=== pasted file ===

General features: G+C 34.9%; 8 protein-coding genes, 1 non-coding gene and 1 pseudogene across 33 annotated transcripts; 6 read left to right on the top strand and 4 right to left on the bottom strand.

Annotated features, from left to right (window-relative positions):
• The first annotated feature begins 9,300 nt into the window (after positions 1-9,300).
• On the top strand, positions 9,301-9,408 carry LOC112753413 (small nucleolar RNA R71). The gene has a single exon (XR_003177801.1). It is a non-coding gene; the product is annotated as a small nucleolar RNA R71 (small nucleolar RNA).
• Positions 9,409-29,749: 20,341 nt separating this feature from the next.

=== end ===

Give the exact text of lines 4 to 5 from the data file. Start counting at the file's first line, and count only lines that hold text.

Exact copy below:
• On the top strand, positions 9,301-9,408 carry LOC112753413 (small nucleolar RNA R71). The gene has a single exon (XR_003177801.1). It is a non-coding gene; the product is annotated as a small nucleolar RNA R71 (small nucleolar RNA).
• Positions 9,409-29,749: 20,341 nt separating this feature from the next.